Drowned Country Review: Rushing Waters Run Deep

By Christina Ladd on

About Christina Ladd

One of the Books & Comics editors at Geekly. She/her. Sailor Rainbow. Glitter and spite and everything bright.


Emily Tesh has done it again. She’s taken old and frankly overused staples of the Western/English canon and imbued them with new vigor and fresh surprises. Fairies? Vampires? Why not both together, each in a new and mutually illuminating way? It’s madness, and it works. It works magnificently. Drowned Country is even more of a triumph than its stellar predecessor.

Silver in the Wood was lovely and frightening in equal measure, and its new-bloom romance was exceptionally sweet. Here in Drowned Country, there is even more loveliness and terror to be had, and the romance has fruited into something sadly hard and sour. Tobias and Henry have had a falling-out, and the story begins with Henry having an enormous wallow. Tobias, on the other hand, has been keeping busy: there’s no shortage of the supernatural afflicting England, and he and Mrs. Silver are committed to protecting the innocent. Henry is mourning his innocence, among other things, but his mother refuses to let him dwell any longer on his transition from eager young folklorist to Green Man of the Hallow Wood. She needs both Henry and Tobias to deal with her current case, that of a missing young woman. And if the two of them should be forced to talk about their issues…well, that wouldn’t hurt.

It’s great to read queer romances, and it’s even better to read complex queer romances. Queer readers definitely deserve all the good stuff, the first loves and ideal partners and perfect romances, and to not get killed off in the process of having them. But when queer characters are allowed to have the full range of relationships like straight characters are, and still not get killed in the process, that’s what really makes me think things are going in the right direction.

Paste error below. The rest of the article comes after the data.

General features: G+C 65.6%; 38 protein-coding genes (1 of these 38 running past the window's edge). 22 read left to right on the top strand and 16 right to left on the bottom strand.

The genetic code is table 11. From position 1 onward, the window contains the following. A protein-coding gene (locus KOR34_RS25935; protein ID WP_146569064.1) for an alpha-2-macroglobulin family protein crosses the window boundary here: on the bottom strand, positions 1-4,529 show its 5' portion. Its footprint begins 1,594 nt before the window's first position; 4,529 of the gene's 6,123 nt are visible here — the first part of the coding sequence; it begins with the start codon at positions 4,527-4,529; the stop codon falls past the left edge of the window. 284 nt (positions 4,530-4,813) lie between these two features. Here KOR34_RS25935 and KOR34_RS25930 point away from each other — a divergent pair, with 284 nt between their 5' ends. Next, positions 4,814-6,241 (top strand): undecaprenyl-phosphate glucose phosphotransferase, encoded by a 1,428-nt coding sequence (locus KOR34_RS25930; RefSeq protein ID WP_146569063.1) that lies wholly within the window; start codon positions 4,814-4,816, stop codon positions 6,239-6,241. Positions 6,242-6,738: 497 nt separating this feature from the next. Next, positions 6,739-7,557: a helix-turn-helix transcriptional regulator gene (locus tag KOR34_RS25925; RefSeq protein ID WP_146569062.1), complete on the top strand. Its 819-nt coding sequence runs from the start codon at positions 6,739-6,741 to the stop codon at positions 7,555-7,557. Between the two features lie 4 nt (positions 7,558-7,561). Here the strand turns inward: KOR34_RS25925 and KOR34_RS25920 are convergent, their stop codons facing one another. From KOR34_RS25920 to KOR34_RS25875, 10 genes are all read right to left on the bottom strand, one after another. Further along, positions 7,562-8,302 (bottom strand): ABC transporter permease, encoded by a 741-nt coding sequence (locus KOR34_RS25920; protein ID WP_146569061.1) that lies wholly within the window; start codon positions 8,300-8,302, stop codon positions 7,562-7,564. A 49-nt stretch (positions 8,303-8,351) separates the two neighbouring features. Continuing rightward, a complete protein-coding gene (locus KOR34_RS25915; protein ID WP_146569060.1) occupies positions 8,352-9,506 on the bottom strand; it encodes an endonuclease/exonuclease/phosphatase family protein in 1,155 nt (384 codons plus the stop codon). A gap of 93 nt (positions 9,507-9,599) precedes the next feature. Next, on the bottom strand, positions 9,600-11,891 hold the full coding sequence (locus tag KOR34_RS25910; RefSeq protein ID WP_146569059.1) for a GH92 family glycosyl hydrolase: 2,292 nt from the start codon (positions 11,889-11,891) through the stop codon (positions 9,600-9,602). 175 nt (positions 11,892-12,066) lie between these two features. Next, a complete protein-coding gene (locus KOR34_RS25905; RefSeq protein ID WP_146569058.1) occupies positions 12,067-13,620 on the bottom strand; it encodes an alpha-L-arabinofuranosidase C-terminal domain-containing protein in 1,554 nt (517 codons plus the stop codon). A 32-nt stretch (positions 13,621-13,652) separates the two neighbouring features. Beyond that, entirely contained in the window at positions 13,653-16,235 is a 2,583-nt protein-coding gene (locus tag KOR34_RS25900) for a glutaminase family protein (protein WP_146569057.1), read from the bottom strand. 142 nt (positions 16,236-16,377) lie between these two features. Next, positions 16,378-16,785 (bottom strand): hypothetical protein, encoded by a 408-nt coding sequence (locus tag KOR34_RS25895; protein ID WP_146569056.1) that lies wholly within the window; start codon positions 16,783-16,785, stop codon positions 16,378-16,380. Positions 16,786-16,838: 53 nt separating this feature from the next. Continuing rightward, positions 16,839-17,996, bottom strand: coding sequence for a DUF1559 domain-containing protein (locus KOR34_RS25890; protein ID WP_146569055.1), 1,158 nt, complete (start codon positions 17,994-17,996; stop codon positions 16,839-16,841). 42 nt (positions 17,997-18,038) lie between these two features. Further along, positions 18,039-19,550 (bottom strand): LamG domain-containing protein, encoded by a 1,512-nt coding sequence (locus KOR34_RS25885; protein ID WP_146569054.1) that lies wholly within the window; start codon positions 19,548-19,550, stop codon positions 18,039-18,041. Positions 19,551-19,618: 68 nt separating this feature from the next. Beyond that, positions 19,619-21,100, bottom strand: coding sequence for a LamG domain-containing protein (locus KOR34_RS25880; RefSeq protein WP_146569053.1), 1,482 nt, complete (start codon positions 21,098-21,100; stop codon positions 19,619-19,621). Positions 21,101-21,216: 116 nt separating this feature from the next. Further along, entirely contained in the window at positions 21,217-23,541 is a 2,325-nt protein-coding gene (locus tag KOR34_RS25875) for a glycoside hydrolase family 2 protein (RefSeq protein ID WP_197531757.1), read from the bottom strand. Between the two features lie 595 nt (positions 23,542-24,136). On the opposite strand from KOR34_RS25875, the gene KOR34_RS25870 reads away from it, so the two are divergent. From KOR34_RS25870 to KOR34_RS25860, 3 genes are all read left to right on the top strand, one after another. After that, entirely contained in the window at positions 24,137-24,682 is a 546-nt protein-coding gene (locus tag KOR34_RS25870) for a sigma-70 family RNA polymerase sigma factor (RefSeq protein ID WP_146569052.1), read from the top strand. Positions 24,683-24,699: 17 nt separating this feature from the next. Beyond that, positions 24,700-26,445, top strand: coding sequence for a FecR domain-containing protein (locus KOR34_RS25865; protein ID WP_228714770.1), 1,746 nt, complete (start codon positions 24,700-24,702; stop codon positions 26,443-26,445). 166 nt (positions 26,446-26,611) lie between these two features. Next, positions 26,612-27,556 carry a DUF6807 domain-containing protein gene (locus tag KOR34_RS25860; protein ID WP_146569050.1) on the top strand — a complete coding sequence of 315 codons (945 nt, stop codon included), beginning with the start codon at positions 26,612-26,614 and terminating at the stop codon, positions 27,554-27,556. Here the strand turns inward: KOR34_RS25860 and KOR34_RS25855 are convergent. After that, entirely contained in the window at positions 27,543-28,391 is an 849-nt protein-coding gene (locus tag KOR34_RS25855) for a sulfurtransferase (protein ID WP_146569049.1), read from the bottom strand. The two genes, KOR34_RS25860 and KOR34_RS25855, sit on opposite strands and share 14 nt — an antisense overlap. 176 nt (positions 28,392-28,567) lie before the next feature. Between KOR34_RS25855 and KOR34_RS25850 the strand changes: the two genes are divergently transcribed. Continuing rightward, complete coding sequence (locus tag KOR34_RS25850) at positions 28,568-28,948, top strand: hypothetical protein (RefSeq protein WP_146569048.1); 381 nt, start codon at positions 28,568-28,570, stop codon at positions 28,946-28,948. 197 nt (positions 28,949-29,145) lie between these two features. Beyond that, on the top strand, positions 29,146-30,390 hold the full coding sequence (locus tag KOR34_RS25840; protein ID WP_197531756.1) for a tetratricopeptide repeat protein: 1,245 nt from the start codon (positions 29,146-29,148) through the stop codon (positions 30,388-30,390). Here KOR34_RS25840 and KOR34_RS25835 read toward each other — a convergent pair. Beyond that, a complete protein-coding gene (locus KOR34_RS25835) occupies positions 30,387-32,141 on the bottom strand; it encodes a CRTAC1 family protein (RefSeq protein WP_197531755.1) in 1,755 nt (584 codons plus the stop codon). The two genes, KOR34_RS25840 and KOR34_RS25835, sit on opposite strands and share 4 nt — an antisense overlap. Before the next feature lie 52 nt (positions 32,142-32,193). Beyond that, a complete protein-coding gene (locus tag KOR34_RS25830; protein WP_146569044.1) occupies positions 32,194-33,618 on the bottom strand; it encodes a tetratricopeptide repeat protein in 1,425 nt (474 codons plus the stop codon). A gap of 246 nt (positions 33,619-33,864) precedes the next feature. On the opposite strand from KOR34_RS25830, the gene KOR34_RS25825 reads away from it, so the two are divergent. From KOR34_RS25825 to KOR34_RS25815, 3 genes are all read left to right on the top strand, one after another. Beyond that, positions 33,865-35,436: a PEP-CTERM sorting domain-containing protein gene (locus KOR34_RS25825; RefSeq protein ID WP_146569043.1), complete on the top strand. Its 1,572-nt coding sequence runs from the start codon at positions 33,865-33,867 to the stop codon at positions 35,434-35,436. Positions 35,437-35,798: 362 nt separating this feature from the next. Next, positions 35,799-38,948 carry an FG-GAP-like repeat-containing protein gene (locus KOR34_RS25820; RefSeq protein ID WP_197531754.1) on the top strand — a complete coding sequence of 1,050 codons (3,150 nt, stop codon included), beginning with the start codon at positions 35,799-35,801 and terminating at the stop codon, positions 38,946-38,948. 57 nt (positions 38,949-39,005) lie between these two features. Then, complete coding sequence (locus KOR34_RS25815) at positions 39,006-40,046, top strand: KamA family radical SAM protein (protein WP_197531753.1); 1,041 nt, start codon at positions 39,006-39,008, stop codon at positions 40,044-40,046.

Not that I wasn’t terribly sad to see these particular characters driven apart. Shy Tobias and excitable Henry clearly still have a lot of unresolved feelings, but vampires don’t really wait for you to resolve those. They snatch young ladies like Maud Lindhurst on their own schedule. And fairies wreak havoc with the very idea of schedules and time itself.  

I’d not previously considered vampires and fairies to have much in common, but Tesh has drawn some interesting parallels by exploring each entity’s parasitic nature. Vampires abduct and entrance their victims, and tend to both be very attractive and go after attractive prey. Fairies are really quite similar, also abducting attractive young people and befuddling them. In many legends, the victims of both creatures momentarily enjoy being prey, but when returned to their lives experience loss and weakness. There’s also the element of time: vampires and fairies are nigh-on immortal, and can grant immortality to others. One of the major differences is that vampires are usually doleful and solitary, whereas fairies are gleeful envoys of a larger society. But what if, Tesh asks, the fairies are just as sad and lonely as any skulking bloodsucker? Vampires need humans for basic sustenance—what if fairies need humans just as much?

It’s intriguing in the abstract, and even more interesting as it plays out over the course of Drowned Country. Despite their considerable powers, Henry and Tobias might be outmatched. Fortunately, casually badass Maud and relentless Mrs. Adela Silver make up the secondary cast, providing much-needed support. Their antics also force Tobias and Henry to spend time together once again. But they’re more than plot devices. Each woman is richly realized, and could easily be the star of her own novella.

The places, too, are so solid and real that they could almost be characters. The Wood is certainly an entity with strong opinions, and the new and terrible place our heroes discover is reminiscent of T. Kingfisher’s The Twisted Ones, and very nearly as frightening. (I don’t mean to compare Drowned Country unfavorably; the goals of their narratives are very different, and Tesh’s novella is decidedly not pure horror.)

The places, the people, and the creatures: everything in Drowned Country is fascinating and dynamic, and everything works together to make a magnificent novella. I can’t wait to see what happens to Maud, Mrs. Silver, Tobias, and Henry—and any and all new characters Tesh dreams up—next.

Drowned Country will be out August 18th.

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